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Sunday, December 4, 2011

Book Review; Evening Is The Whole Day

Title: Evening Is The Whole Day
Writers: Preeta Samarasan
Total Pages: 389 pages
Prices: RM16.90 (On discount at Harris, 1Borneo. Normal Price: RM59.90)
Duration of reading: 5  Days
Rating: 3 Stars
My Copy of "Evening Is Whole Day", a crane origami
and the fuchsia futon.  


I have been eyeing on this title for a long time. I read a review on this novel in Cleo Magazine years back at campus, and when there was several attempts to buy this respective book, I kept diverting my mind to other books. Until recently, on my monthly visit to Harris, I managed to find this book at only RM16.90. There was only 1 book left, and I grabbed it. However, I found this book was only sold at RM5 in the Aftermath Big Bad Wolf Book Sale.

There are many hypes on this book. Some says the story is great and some says that the writer is good in writing sentences that are full with beautiful adjectives but lack of plots. When I typed this, I remember my funny linguistic lecturer,  whom once gave us a tip on how to write a long essay for our exam, in case we are running out of idea.

"Writing is like kuih chakoi. You make the kuih with a small piece of pastry and it becomes 3 times longer and larger once you put it in the wok. It same goes with your writings, just add adjectives, and you would have a long string of sentence with 1 idea" (Sadly, this tip doesn't work on me, coz I would try and try, frantically memorize all the theories before exam which would be drained a minute after I walked out from the exam hall. LOL)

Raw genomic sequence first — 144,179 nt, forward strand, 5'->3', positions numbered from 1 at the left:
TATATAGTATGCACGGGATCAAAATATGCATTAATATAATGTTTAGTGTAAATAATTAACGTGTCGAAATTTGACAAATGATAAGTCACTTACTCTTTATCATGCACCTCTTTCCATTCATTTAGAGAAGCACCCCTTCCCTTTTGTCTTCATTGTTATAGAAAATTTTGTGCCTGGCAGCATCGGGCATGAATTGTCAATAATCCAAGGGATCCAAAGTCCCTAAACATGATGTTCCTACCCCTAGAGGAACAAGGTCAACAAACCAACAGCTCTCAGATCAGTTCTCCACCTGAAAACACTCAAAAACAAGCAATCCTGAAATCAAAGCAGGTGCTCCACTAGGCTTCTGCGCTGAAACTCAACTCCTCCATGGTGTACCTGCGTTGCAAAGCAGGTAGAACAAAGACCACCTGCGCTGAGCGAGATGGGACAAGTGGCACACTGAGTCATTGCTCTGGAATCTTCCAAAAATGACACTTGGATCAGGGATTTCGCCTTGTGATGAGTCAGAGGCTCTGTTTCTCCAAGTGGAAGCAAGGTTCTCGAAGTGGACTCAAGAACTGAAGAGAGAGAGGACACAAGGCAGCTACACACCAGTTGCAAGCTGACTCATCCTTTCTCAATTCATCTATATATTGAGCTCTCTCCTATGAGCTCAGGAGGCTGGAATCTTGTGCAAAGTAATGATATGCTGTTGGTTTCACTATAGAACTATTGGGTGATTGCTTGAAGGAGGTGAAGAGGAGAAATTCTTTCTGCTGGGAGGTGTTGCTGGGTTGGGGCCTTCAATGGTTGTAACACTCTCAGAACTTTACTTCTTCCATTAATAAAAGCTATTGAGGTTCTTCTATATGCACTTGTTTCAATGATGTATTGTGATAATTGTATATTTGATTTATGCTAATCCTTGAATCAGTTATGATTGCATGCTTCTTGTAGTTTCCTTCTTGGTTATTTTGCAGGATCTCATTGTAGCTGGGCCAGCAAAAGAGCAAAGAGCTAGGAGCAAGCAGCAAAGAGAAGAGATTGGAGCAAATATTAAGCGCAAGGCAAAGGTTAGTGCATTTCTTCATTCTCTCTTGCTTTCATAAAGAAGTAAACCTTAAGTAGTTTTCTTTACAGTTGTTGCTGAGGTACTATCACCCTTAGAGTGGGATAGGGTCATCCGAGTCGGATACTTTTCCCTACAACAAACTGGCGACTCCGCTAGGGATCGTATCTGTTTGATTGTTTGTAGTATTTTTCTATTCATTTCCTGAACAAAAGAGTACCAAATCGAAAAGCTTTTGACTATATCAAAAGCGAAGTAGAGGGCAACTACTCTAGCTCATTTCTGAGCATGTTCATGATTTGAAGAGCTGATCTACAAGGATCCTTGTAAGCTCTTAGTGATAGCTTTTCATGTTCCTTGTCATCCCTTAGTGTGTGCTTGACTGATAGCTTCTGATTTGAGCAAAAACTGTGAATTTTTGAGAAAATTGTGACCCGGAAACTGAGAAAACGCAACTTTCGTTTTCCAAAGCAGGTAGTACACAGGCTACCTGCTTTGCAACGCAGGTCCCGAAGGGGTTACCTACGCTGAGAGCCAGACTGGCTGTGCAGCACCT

Anthony Burgess (one of my favourite writers of pre colonialism genre), said that, there are two kinds of writers, A-writers and B-writers. A- writers are storytellers, B- writers are users of language.

Reading this novel, I found out that Preeta is a B-writer. She beautifully explained the panorama and phenomenon in the 'Big House' (where most of the plots take place), however there are lack of 'ommph' in term of juicy plots. Elements of mystique are injected on how Preeta portrays the culture of Malaysian Indian that made the story a bit interesting. Besides that, I could say that the story is a bit of being 'trying hard' to mold the element of patriotism that made some of the events a bit unnatural. 

Being an avid reader, however I think that this book is worth to be read because as A Malaysian, we are lack of English writer who is well-known internationally. Although there are several critics from other book reviewers (that are basically not Malaysians) that Preeta used a wide range of local vocabulary, I think this is one of the way why I feel quite closed to the story as I finished reading them. Probably, the publisher could consider of providing glossary, (for example in Anthony Burgess' book; The Malayan Trilogy) that gives a brief meaning of the local vocabularies. 

3 Stars for this book. If Preeta is writing another book, I might give it a try because, based on my reading experience, a writer's second book would always be better

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